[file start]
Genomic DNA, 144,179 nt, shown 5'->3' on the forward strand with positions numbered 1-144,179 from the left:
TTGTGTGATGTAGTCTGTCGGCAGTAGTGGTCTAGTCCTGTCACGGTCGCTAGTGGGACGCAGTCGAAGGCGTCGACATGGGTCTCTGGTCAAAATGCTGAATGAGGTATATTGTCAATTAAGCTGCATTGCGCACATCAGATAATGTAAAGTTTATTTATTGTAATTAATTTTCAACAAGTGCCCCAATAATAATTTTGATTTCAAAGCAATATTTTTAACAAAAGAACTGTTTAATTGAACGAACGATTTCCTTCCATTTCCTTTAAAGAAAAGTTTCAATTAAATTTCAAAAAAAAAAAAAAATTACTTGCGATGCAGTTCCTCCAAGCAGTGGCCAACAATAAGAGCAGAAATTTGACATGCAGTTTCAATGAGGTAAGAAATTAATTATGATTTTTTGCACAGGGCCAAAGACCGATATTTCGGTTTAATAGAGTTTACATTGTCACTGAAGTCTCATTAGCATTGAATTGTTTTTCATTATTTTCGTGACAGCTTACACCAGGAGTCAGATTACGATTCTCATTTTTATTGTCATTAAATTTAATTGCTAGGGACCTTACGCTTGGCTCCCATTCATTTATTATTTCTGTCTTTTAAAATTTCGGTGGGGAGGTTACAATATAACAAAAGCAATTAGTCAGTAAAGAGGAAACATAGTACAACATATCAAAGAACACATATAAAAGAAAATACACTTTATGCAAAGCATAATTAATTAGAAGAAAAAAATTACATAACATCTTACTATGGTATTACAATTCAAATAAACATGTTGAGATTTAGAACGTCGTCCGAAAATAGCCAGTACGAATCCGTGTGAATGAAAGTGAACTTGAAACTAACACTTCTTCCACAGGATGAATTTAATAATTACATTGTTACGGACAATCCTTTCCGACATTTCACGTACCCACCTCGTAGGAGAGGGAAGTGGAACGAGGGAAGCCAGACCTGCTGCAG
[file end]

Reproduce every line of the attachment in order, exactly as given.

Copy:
Genomic DNA, 144,179 nt, shown 5'->3' on the forward strand with positions numbered 1-144,179 from the left:
TTGTGTGATGTAGTCTGTCGGCAGTAGTGGTCTAGTCCTGTCACGGTCGCTAGTGGGACGCAGTCGAAGGCGTCGACATGGGTCTCTGGTCAAAATGCTGAATGAGGTATATTGTCAATTAAGCTGCATTGCGCACATCAGATAATGTAAAGTTTATTTATTGTAATTAATTTTCAACAAGTGCCCCAATAATAATTTTGATTTCAAAGCAATATTTTTAACAAAAGAACTGTTTAATTGAACGAACGATTTCCTTCCATTTCCTTTAAAGAAAAGTTTCAATTAAATTTCAAAAAAAAAAAAAAATTACTTGCGATGCAGTTCCTCCAAGCAGTGGCCAACAATAAGAGCAGAAATTTGACATGCAGTTTCAATGAGGTAAGAAATTAATTATGATTTTTTGCACAGGGCCAAAGACCGATATTTCGGTTTAATAGAGTTTACATTGTCACTGAAGTCTCATTAGCATTGAATTGTTTTTCATTATTTTCGTGACAGCTTACACCAGGAGTCAGATTACGATTCTCATTTTTATTGTCATTAAATTTAATTGCTAGGGACCTTACGCTTGGCTCCCATTCATTTATTATTTCTGTCTTTTAAAATTTCGGTGGGGAGGTTACAATATAACAAAAGCAATTAGTCAGTAAAGAGGAAACATAGTACAACATATCAAAGAACACATATAAAAGAAAATACACTTTATGCAAAGCATAATTAATTAGAAGAAAAAAATTACATAACATCTTACTATGGTATTACAATTCAAATAAACATGTTGAGATTTAGAACGTCGTCCGAAAATAGCCAGTACGAATCCGTGTGAATGAAAGTGAACTTGAAACTAACACTTCTTCCACAGGATGAATTTAATAATTACATTGTTACGGACAATCCTTTCCGACATTTCACGTACCCACCTCGTAGGAGAGGGAAGTGGAACGAGGGAAGCCAGACCTGCTGCAG